Charles Dickens didn’t just have a great mind, he had great calves as well. On any given day, Dickens averaged 12+ miles of walking through the lush Kent countryside or the bustling streets of Victorian London.
One particularly dreary night in October of 1857, Dickens set out to escape his increasingly disharmonious marriage, walking from his home in Central London to his house in Kent—a 30-mile trip that would eventually be repeated (in reverse) by his character Pip in Great Expectations. In fact, many moments from Dickens’ solitary walks later ended up as fodder for his work.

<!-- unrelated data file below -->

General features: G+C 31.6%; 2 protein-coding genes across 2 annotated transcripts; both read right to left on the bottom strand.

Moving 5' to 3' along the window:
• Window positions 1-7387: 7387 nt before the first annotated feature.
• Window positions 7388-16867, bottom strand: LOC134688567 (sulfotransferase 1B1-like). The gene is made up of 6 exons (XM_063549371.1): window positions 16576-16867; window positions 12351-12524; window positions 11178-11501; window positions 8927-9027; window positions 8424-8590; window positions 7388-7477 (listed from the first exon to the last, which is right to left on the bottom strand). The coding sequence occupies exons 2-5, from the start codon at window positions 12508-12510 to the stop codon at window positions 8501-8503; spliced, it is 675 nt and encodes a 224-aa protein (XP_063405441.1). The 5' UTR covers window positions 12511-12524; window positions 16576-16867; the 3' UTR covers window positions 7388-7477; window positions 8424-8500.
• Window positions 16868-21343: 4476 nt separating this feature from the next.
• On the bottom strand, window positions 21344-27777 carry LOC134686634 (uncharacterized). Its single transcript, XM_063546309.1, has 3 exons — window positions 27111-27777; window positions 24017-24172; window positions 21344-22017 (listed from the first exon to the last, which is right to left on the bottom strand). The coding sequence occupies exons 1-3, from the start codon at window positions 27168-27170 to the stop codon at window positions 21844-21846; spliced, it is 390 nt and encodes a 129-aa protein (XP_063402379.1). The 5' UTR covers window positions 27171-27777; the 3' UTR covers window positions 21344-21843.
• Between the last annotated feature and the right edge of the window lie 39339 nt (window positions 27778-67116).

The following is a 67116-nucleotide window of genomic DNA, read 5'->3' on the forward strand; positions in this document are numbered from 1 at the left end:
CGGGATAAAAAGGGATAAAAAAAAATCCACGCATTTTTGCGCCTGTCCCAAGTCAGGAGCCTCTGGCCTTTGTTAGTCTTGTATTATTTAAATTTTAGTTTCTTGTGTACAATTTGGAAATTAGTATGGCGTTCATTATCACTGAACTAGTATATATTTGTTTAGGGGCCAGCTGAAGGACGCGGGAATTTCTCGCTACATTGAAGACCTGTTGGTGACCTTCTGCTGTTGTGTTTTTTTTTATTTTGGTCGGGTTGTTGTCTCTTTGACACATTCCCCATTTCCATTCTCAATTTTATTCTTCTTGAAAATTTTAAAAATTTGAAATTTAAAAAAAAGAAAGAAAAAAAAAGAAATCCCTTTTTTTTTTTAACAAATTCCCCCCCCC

“There are details in Dickens’ descriptions—a window, or a railing, or the keyhole of a door—which he endows with demoniac life. The things seem more actual than things really are,” explains critic G.K Chesterton in Charles Dickens: A Critical Study.
“Indeed, that degree of realism does not exist in reality: it is the unbearable realism of a dream. And this kind of realism can only be gained by walking dreamingly in a place; it cannot be gained by walking observantly.”...
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